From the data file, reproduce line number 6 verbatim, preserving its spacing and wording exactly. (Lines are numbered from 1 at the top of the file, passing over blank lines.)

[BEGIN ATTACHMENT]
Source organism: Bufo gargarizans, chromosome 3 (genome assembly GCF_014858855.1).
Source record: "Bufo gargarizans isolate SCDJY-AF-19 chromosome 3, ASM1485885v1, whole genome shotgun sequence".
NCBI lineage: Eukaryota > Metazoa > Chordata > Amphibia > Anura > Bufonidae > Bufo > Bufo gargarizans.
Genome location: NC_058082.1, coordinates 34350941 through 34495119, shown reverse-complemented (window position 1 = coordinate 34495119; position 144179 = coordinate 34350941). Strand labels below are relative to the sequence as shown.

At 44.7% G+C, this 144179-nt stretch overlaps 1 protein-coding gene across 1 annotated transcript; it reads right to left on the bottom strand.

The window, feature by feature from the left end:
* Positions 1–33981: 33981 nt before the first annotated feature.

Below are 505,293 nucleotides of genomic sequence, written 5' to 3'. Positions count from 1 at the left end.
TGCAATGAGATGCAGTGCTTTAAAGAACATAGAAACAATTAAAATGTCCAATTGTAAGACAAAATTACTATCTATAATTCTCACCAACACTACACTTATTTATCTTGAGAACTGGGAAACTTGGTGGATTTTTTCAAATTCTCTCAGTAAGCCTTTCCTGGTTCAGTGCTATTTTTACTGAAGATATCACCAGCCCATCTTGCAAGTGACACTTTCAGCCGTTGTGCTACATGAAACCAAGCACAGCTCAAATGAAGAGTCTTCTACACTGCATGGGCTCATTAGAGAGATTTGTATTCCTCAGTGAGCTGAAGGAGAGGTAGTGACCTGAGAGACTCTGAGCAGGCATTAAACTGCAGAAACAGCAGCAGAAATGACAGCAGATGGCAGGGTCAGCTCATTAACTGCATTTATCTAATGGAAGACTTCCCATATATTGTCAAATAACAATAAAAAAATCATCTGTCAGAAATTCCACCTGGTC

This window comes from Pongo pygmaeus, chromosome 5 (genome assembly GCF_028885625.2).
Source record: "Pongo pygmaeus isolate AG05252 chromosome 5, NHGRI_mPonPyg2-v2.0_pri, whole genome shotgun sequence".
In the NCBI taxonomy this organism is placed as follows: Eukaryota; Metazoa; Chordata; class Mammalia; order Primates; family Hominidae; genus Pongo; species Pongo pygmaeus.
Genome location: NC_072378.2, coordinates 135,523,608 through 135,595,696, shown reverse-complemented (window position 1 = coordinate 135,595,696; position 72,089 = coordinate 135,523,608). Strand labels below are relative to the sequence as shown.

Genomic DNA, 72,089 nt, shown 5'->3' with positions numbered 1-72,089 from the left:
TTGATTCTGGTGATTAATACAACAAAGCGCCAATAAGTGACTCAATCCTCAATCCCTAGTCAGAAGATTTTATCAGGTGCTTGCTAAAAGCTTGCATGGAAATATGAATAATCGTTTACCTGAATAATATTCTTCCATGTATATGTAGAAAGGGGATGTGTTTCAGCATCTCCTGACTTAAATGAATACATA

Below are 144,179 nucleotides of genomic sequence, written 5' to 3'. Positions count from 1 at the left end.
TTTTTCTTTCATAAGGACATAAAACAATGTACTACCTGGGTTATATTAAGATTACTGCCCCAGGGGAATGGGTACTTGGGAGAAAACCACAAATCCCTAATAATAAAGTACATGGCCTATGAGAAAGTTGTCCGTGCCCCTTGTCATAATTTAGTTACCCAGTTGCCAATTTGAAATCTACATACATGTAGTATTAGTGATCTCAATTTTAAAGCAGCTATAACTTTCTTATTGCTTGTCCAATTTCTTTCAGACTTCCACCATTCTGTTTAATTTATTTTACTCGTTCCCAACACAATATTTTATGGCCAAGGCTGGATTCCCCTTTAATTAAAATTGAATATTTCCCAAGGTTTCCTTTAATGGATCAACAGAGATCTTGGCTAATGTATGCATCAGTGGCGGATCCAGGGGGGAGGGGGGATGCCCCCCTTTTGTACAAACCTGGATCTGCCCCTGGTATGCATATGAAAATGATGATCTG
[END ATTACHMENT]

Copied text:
The window, feature by feature from the left end: